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Title:Microbubble streaming flows for non-invasive particle manipulation and liquid mixing
Author(s):Wang, Cheng
Director of Research:Hilgenfeldt, Sascha
Doctoral Committee Chair(s):Hilgenfeldt, Sascha
Doctoral Committee Member(s):O'Brien, William D.; Saif, M. Taher A.; Saintillan, David
Department / Program:Mechanical Sci & Engineering
Discipline:Mechanical Engineering
Degree Granting Institution:University of Illinois at Urbana-Champaign
Subject(s):Steady streaming
Acoustic streaming
Bubble dynamics
Particle manipulation
Abstract:Liquid transport at small length scales plays an increasingly important role in many emerging and inter-disciplinary fields, such as micro/nano manufacturing processes, biomedical engineering, lab-on-a-chip diagnostic technology, micro fuel cell, and bio-fluidics. As the length scale shrinks, the synergy of micro-hydrodynamics with various external force fields (capillary forces, acoustic forces, electric and magnetic fields, and optical forces) has emerged as an exciting inter-disciplinary field. In this dissertation, we study an emerging actuating mechanism -- microbubble steady streaming flows -- by emphasizing both fundamental understanding and the design and applications of bubble-based microfluidic devices. Under periodic acoustical driving, microbubbles with radius 20 -- 100µm absorbed or attached to a solid wall initiate steady streaming flows around the bubbles. These flows are driven by the Reynolds stresses in the boundary layer, a consequence of the nonlinearity of the Navier-Stokes equations. In the first part of the dissertation, we focus on manipulating micron-sized objects with microbubble streaming flows. We observe that in microbubble streaming flows, micro-particles (radius 1--5µm exhibit size-dependent behaviors: particles of different sizes follow different characteristic trajectories. Superimposing bubble streaming flow and a Poiseuille flow shapes the flow into regions of closed streamlines and open streamlines. The combined flow fields allow selective trapping of particles by size and subsequent releasing of the trapped particles. We explain these mechanisms and exploit them as a novel and general concept of manipulating microparticles. By integrating acoustically driven bubbles as active elements in various microfluidic devices, we further demonstrate specific applications including switching, sorting, focusing, and pre-concentrating of micro-particles. Although microbubble streaming flows have received increasing attention in microfluidics and have been used widely in recent years, a fundamental understanding of microbubble streaming flow lags behind the experimental progress. In the second part, we study the frequency dependence of bubble streaming flows, and the correlation between the bubble dynamics and the streaming flow patterns. In contrast to steady streaming due to simple harmonic oscillations of a solid object, microbubbles exhibit frequency dependent and more complex shape modes. As the streaming flow patterns are caused by oscillations of microbubbles in contact with walls of the set-up, an understanding of the bubble dynamics is crucial. In this part of the study, we aim to bridge the gap between the physical understanding and the experimental observations of this complex phenomenon. With high-speed imaging, we experimentally characterize the oscillation modes and the frequency response spectrum of such bubbles, driven by a pressure variation resulting from ultrasound in the range of 1kHz≲f≲100kHz. We find that (i) the appearance of streaming flow patterns is governed by the relative amplitudes of bubble surface modes (normalized by the volume response), (ii) distinct, robust resonance patterns occur independent of details of the set-up, and (iii) the experimental results compare well with the prediction of our asymptotic theory. With the bubble dynamics known from both experiment measurement and theoretical prediction, we also perform the calculation of streaming flows from the bubble dynamics using the first principle approach. The fundamental understanding of frequency dependent streaming flows in turn can guide the design of practical microfluidic applications, such as various strategies of effective mixing on the micron scale. In the final part of this dissertation, we investigate two general classes of mixing strategies utilizing microbubble streaming flows: (a) modulating the acoustic driving pattern, such as the duty cycle and driving frequency, and (b) controlling the arrangement of microbubbles, such as the number, position, and orientation of the microbubbles. More specifically, modulating duty cycling will change the steady streaming flow directly by breaking it into unsteady flows, and thus achieve more effective mixing. Modulating driving frequency f can alter the directions of the resulting far field streaming flow. Strategically switching between drastically different flow patterns leads to improved mixing. On the other hand, when using multiple bubbles as actuating elements, the distance, position, and arrangement will affect the interaction between the streaming flows caused by each individual bubbles. Steady three dimensional flow can thus be achieved through proper arrangement and positioning of the microbubbles. Finally, we show that combining strategies of (a) and (b) can yield even better mixing. Through these strategies, we also demonstrate the flexibility of using microbubble streaming flows as both active and passive micro-mixers.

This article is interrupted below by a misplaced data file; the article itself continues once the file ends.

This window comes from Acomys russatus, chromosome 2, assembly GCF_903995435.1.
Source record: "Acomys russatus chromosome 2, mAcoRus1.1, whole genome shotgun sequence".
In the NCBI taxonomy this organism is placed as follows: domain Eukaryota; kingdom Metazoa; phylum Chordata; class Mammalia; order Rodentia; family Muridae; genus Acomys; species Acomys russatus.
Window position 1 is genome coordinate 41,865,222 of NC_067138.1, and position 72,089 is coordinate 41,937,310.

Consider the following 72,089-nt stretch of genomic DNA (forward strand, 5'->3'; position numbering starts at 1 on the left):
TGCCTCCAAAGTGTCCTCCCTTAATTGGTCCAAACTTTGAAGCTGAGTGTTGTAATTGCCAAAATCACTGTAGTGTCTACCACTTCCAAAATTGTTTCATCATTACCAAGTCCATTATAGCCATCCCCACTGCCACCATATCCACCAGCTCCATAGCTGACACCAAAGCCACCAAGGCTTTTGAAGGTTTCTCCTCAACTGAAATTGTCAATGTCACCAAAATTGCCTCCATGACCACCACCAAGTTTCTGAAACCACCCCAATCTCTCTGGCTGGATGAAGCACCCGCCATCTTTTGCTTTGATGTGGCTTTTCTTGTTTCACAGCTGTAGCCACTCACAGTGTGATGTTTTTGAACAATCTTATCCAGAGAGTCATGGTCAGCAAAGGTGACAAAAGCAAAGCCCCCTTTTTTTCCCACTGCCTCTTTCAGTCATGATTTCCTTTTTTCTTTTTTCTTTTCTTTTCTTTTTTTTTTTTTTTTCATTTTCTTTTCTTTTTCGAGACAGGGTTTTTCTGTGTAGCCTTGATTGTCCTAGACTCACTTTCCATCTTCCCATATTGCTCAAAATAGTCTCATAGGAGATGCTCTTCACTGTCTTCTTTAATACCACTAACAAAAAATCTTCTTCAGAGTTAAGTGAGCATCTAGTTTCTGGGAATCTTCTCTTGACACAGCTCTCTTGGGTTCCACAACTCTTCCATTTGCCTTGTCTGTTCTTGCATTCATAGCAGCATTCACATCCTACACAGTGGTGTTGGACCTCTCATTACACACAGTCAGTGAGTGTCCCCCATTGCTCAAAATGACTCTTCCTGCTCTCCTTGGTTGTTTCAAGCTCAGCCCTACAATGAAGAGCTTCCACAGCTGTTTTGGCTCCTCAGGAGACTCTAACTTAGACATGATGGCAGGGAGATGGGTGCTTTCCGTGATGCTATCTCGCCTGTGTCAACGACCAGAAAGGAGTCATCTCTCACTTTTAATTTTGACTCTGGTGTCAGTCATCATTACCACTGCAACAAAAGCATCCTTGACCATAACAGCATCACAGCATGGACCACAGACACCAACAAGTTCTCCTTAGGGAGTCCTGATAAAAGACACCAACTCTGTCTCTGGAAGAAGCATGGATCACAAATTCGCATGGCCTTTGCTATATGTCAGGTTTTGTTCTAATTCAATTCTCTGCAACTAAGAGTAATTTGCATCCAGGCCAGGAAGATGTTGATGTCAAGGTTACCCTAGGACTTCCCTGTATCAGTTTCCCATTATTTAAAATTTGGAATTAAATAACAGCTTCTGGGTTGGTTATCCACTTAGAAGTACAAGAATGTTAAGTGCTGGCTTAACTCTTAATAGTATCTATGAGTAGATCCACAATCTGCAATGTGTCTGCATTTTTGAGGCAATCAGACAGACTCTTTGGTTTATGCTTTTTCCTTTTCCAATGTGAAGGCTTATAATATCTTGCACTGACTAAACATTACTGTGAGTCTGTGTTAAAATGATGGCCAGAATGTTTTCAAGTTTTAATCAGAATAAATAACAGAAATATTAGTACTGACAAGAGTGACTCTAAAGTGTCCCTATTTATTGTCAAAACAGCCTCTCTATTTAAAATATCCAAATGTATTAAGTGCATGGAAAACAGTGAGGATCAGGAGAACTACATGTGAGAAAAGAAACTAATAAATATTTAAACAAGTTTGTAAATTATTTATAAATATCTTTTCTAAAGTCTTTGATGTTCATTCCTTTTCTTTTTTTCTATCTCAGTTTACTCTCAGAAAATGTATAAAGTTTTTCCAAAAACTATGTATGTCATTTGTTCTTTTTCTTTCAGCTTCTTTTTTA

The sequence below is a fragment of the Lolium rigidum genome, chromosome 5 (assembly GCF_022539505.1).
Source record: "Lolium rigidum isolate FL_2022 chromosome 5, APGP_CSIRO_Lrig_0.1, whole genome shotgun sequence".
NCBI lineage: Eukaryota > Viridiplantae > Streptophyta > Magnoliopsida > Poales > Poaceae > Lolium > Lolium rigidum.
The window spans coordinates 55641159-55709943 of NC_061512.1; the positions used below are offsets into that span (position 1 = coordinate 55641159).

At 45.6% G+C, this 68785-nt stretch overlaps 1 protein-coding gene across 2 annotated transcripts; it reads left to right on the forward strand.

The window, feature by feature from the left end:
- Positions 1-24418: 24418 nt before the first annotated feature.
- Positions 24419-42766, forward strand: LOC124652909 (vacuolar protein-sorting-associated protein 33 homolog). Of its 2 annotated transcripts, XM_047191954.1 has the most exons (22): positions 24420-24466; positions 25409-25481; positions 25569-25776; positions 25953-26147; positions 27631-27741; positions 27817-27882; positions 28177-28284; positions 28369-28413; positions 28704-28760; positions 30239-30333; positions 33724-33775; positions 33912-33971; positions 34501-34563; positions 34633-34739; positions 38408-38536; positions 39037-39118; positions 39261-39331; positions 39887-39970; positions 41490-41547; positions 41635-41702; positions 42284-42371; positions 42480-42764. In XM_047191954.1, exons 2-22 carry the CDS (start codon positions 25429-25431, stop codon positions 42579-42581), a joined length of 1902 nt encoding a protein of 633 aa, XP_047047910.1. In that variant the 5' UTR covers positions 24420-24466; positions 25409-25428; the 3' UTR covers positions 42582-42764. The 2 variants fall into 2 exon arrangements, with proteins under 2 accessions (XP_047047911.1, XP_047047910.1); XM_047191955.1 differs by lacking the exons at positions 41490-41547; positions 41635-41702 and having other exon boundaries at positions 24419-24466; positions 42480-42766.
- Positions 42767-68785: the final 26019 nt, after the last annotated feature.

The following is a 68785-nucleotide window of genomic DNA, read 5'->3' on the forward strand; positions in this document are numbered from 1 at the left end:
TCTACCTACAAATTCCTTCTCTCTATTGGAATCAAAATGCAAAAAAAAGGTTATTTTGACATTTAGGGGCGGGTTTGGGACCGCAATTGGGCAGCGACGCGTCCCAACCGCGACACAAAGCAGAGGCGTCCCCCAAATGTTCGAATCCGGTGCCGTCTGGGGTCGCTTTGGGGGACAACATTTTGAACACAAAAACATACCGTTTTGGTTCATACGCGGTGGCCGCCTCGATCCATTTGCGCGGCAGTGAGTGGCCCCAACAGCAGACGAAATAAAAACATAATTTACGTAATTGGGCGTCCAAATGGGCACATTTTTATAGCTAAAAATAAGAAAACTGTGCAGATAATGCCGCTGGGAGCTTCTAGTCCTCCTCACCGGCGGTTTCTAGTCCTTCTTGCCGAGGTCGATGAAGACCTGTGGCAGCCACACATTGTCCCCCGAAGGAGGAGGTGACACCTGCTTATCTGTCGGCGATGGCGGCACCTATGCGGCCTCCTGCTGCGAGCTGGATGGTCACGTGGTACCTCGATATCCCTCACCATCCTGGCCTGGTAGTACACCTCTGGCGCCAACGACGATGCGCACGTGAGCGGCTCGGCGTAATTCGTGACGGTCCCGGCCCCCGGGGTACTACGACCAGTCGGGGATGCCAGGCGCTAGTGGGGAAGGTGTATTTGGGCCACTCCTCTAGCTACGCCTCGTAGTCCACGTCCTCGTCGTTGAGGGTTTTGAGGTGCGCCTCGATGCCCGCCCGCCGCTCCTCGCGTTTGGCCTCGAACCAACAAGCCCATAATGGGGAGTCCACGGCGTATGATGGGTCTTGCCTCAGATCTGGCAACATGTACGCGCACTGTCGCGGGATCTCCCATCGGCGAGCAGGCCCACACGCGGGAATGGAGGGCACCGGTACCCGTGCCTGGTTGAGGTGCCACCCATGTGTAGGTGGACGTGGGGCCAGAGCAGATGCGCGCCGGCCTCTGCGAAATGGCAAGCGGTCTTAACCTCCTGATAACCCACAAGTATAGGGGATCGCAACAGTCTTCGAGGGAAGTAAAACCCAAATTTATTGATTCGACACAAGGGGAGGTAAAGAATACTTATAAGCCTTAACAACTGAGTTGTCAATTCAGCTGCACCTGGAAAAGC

Issue Date:2014-01-16
Rights Information:Copyright 2013 Cheng Wang
Date Available in IDEALS:2014-01-16
Date Deposited:2013-12

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